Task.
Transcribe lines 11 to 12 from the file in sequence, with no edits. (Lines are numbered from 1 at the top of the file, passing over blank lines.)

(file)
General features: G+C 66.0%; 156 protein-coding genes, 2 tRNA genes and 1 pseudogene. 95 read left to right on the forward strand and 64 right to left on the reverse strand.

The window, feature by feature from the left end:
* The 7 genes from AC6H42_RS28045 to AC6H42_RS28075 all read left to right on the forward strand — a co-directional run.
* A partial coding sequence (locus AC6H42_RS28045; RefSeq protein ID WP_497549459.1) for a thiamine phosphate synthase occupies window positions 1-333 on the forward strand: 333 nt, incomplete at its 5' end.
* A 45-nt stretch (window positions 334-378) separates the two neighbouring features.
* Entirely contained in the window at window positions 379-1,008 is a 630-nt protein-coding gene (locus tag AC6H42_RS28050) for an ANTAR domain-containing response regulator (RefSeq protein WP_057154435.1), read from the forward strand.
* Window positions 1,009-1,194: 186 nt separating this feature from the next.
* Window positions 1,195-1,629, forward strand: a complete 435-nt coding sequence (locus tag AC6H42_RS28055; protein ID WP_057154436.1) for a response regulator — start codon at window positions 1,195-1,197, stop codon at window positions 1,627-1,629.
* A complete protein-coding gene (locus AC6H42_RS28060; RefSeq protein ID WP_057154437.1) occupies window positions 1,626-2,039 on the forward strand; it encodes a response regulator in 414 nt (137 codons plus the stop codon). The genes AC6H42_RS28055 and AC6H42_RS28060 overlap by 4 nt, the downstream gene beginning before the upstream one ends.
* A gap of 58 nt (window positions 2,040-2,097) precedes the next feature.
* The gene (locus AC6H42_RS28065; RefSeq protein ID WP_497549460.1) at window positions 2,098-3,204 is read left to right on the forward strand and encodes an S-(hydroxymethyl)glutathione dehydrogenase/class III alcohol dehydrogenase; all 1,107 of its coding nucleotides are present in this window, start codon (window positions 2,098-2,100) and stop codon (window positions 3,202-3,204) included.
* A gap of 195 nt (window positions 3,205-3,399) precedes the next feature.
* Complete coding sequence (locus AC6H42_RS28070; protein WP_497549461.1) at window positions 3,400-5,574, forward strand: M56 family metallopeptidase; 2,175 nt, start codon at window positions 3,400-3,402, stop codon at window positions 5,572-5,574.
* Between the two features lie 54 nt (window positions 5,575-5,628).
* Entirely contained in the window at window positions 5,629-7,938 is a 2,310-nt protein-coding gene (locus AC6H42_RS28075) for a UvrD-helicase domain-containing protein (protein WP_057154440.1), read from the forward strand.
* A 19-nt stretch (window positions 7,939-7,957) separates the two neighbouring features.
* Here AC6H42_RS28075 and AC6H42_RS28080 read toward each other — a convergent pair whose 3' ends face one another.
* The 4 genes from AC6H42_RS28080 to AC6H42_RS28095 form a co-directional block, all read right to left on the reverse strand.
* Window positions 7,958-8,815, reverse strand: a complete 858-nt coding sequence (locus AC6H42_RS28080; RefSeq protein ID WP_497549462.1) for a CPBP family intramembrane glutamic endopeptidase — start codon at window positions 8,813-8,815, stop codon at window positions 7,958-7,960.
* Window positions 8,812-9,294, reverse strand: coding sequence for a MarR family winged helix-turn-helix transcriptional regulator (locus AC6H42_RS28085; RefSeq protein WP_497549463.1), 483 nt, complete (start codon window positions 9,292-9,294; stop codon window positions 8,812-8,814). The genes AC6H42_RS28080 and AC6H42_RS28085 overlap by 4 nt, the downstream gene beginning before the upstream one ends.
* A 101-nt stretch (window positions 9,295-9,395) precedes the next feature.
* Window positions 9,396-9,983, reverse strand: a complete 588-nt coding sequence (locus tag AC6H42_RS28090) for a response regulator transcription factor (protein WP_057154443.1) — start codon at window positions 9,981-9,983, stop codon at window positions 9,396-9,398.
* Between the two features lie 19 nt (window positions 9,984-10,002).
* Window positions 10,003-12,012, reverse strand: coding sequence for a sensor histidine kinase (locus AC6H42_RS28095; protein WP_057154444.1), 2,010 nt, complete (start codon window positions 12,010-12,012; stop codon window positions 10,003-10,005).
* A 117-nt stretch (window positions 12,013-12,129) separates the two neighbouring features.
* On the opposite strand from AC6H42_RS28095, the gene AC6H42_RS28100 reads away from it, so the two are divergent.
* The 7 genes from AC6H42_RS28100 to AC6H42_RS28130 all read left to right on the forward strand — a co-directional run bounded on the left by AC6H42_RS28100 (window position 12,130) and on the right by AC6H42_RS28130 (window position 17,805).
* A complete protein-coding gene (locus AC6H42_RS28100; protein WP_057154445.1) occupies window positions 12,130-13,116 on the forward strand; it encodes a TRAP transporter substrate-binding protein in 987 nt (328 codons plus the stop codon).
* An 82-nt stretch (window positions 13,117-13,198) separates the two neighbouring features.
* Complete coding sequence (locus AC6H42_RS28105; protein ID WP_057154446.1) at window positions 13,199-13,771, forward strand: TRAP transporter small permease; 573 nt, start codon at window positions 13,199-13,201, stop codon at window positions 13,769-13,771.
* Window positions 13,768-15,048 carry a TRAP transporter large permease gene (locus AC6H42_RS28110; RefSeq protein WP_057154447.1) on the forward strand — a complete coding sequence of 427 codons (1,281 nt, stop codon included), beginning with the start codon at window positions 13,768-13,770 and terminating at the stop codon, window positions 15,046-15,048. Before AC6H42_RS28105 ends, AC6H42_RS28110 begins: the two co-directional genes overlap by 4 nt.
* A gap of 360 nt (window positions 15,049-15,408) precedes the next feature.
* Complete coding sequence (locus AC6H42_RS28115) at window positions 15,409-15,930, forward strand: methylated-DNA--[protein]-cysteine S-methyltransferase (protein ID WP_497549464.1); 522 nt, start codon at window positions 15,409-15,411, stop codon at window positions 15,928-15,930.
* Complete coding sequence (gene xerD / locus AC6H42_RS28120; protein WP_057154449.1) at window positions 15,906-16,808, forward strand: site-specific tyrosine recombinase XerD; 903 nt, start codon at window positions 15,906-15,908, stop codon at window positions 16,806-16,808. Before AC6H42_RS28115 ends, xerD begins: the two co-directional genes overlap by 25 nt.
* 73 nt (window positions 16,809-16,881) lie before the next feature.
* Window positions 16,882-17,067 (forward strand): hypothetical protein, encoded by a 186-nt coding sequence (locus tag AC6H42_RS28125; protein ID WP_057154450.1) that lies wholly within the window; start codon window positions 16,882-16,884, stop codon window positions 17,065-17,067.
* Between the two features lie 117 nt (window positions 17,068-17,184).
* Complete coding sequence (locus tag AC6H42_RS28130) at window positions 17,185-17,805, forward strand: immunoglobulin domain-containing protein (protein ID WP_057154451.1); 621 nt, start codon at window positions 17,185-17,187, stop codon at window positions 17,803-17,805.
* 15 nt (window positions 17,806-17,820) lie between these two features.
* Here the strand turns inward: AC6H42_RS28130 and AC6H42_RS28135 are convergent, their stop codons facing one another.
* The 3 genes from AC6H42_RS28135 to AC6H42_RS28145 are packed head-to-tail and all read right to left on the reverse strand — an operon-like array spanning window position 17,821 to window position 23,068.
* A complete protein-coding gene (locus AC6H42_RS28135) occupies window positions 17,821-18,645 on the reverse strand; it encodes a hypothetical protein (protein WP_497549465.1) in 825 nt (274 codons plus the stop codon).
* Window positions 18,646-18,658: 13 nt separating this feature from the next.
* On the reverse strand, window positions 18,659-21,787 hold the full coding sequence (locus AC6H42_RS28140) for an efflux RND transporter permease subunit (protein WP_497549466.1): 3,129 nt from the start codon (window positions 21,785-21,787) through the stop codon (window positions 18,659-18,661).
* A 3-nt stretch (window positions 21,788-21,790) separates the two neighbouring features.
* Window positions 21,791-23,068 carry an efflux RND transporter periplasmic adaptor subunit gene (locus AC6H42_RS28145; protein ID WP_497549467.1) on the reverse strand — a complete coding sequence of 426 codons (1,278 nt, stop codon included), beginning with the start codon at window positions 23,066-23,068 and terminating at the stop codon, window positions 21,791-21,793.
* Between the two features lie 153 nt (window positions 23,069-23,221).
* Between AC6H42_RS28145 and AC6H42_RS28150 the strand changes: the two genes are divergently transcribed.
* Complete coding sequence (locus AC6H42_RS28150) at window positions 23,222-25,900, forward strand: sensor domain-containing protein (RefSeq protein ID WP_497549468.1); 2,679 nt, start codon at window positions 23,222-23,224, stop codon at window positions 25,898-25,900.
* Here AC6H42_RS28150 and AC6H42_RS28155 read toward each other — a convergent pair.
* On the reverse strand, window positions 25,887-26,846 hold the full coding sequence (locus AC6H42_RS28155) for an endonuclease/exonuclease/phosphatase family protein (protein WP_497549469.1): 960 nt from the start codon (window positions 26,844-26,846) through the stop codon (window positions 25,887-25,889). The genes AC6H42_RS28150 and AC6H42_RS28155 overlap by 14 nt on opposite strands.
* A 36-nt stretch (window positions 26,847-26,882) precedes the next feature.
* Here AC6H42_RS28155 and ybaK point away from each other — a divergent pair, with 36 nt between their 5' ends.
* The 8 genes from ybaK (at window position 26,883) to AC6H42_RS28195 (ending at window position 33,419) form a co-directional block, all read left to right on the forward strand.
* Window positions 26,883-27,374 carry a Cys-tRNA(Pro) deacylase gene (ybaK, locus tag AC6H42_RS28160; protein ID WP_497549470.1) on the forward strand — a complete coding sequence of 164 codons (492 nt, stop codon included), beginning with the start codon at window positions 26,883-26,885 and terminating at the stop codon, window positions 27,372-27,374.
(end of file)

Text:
* The gene (locus AC6H42_RS28065; RefSeq protein ID WP_497549460.1) at window positions 2,098-3,204 is read left to right on the forward strand and encodes an S-(hydroxymethyl)glutathione dehydrogenase/class III alcohol dehydrogenase; all 1,107 of its coding nucleotides are present in this window, start codon (window positions 2,098-2,100) and stop codon (window positions 3,202-3,204) included.
* A gap of 195 nt (window positions 3,205-3,399) precedes the next feature.